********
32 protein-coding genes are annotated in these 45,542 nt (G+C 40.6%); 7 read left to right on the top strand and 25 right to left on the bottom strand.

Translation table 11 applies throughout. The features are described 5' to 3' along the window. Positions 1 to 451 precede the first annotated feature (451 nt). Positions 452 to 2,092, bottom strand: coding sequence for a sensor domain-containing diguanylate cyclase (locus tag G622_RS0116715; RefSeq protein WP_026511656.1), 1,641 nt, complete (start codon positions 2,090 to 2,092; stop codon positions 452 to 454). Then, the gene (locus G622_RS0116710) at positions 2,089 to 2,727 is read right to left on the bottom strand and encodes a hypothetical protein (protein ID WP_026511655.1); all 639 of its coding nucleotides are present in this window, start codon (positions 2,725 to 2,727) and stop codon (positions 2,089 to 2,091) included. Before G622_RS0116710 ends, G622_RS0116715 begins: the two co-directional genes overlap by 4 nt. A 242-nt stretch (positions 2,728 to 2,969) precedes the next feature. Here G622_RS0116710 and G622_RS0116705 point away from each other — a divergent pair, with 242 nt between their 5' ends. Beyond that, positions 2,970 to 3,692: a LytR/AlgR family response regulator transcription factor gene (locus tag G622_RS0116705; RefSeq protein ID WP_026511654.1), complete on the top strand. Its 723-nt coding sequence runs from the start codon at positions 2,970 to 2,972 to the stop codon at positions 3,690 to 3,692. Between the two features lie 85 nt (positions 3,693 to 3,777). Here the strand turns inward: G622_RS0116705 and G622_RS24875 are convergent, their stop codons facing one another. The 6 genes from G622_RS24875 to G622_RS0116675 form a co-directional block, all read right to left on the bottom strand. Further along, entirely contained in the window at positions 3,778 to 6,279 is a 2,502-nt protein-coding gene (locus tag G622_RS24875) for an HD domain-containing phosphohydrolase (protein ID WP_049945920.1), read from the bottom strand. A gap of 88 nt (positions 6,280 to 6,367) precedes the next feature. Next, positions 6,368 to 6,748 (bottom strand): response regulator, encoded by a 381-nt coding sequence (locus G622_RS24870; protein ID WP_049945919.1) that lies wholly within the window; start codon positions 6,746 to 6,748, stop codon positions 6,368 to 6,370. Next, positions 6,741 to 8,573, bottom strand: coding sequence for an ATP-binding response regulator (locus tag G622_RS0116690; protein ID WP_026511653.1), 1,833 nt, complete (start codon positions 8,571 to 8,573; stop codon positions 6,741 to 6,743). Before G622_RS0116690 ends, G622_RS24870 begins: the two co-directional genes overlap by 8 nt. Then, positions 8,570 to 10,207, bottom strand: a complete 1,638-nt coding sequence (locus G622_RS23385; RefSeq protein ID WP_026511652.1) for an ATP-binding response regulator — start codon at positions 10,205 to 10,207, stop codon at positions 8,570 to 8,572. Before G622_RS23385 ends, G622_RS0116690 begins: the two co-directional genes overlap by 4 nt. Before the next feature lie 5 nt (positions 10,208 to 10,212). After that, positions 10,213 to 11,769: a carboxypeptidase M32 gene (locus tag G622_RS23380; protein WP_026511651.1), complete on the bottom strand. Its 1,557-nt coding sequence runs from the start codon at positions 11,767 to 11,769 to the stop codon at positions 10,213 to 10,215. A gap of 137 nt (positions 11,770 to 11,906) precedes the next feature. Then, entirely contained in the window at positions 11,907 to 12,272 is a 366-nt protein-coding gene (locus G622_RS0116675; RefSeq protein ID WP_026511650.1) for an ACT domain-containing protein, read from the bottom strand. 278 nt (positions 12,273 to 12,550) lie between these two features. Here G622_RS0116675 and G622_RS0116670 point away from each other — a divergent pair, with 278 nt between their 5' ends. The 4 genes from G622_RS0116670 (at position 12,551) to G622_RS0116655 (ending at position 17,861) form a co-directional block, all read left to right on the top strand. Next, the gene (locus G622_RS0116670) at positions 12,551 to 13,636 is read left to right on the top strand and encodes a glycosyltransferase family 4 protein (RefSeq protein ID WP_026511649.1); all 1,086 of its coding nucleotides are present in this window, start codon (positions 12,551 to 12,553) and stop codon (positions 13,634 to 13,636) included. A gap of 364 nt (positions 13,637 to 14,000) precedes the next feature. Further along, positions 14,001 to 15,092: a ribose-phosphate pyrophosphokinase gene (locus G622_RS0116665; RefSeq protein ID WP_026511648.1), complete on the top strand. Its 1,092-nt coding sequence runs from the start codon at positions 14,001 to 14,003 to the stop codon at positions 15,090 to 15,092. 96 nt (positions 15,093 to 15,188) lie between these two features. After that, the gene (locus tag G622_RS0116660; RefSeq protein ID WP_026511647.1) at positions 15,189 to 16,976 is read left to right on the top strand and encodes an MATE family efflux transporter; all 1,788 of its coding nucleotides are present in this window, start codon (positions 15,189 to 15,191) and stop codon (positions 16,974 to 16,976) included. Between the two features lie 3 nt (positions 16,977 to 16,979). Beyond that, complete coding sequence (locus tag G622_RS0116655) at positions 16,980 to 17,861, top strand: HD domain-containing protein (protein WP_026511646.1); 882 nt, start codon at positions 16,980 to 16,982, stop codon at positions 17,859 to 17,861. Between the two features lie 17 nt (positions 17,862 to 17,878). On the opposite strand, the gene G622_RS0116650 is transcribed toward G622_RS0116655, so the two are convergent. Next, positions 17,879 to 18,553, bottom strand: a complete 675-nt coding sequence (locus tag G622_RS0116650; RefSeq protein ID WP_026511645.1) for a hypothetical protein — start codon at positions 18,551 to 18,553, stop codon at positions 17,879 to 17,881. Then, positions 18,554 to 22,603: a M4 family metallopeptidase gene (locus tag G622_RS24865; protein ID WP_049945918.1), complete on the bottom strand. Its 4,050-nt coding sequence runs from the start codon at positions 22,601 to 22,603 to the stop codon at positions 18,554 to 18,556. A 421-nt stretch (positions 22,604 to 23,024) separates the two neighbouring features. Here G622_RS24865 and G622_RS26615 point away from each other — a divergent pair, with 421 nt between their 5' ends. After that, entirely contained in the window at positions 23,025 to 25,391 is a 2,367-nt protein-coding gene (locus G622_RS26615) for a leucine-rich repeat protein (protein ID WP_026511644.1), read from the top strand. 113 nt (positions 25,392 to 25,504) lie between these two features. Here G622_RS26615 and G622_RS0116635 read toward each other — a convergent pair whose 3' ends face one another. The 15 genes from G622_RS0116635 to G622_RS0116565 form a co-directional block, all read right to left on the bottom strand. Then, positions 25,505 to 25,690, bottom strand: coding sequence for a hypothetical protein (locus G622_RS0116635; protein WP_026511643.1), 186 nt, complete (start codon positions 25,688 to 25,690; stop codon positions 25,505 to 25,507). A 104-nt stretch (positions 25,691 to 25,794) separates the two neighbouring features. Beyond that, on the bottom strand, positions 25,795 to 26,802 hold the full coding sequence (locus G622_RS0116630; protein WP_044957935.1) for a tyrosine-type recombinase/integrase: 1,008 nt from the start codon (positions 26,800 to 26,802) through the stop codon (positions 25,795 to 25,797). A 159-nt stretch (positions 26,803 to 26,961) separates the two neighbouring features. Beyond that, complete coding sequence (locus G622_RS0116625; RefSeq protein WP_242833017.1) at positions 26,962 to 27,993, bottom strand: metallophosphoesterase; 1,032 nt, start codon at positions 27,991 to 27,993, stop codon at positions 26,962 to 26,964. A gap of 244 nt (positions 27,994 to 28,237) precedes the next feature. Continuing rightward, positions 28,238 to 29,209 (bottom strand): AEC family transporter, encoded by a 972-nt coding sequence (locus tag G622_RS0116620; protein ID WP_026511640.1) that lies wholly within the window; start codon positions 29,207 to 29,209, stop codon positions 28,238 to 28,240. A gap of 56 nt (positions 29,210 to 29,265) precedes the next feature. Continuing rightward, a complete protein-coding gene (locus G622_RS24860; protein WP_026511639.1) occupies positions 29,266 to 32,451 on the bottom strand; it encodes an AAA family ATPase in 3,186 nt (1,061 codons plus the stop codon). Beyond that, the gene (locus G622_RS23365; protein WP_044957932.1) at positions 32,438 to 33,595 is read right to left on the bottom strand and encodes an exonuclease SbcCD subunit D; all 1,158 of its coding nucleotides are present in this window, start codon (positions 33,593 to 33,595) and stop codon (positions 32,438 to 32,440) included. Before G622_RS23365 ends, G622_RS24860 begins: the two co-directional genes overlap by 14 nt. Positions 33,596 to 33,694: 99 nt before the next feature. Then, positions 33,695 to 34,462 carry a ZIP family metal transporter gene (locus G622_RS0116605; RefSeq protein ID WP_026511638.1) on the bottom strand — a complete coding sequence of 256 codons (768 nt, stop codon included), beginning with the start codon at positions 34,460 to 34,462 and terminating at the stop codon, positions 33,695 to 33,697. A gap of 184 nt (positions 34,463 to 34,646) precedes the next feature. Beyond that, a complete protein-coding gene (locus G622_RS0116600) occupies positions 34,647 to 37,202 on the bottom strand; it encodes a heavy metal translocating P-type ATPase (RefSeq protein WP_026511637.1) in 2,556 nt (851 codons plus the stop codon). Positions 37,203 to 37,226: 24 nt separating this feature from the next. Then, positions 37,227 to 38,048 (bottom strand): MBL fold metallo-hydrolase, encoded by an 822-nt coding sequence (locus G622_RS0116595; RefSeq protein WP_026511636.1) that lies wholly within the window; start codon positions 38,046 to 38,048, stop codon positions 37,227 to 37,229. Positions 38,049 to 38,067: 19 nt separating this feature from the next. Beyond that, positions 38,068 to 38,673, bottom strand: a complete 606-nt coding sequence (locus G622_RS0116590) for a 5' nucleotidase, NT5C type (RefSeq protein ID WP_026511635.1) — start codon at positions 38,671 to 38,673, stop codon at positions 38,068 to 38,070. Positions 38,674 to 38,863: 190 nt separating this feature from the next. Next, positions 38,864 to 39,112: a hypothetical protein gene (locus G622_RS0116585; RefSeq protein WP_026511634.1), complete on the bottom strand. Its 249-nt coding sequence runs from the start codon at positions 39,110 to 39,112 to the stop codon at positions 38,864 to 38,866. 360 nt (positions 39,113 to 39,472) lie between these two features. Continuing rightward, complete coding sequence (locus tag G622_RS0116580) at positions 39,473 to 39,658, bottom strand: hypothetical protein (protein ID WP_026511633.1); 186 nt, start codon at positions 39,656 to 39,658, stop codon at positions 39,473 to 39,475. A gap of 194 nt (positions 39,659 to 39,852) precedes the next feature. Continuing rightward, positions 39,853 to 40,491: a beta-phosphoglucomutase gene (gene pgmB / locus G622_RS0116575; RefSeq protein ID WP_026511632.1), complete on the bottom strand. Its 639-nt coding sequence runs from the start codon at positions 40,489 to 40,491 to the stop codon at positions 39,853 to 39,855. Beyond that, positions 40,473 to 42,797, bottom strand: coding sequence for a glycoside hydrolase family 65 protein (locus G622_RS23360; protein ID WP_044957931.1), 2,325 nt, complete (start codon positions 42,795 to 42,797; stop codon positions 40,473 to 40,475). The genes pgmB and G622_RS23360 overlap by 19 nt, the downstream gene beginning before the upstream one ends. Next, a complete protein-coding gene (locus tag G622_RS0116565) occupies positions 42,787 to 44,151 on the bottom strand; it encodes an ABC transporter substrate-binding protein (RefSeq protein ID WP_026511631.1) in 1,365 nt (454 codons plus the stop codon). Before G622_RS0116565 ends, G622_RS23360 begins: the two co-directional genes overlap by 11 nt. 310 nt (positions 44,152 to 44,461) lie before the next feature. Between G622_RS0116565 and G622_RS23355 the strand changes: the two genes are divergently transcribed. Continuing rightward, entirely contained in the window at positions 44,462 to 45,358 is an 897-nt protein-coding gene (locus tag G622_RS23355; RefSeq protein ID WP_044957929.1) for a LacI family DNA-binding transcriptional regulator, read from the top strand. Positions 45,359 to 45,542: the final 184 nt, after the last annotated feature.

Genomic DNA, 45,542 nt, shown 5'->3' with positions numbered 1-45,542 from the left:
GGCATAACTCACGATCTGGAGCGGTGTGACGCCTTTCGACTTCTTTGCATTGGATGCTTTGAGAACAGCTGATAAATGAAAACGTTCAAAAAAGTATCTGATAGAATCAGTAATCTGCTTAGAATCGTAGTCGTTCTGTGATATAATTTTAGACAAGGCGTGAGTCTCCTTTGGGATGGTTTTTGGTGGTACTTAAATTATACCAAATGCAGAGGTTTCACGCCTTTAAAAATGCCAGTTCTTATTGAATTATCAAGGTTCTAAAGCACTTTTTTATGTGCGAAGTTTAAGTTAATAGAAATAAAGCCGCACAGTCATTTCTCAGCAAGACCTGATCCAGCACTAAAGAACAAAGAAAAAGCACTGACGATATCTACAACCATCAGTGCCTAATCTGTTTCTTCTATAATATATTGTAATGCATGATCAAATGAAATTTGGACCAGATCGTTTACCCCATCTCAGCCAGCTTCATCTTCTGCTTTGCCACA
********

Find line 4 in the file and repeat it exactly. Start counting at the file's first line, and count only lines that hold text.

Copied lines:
GGCATAACTCACGATCTGGAGCGGTGTGACGCCTTTCGACTTCTTTGCATTGGATGCTTTGAGAACAGCTGATAAATGAAAACGTTCAAAAAAGTATCTGATAGAATCAGTAATCTGCTTAGAATCGTAGTCGTTCTGTGATATAATTTTAGACAAGGCGTGAGTCTCCTTTGGGATGGTTTTTGGTGGTACTTAAATTATACCAAATGCAGAGGTTTCACGCCTTTAAAAATGCCAGTTCTTATTGAATTATCAAGGTTCTAAAGCACTTTTTTATGTGCGAAGTTTAAGTTAATAGAAATAAAGCCGCACAGTCATTTCTCAGCAAGACCTGATCCAGCACTAAAGAACAAAGAAAAAGCACTGACGATATCTACAACCATCAGTGCCTAATCTGTTTCTTCTATAATATATTGTAATGCATGATCAAATGAAATTTGGACCAGATCGTTTACCCCATCTCAGCCAGCTTCATCTTCTGCTTTGCCACA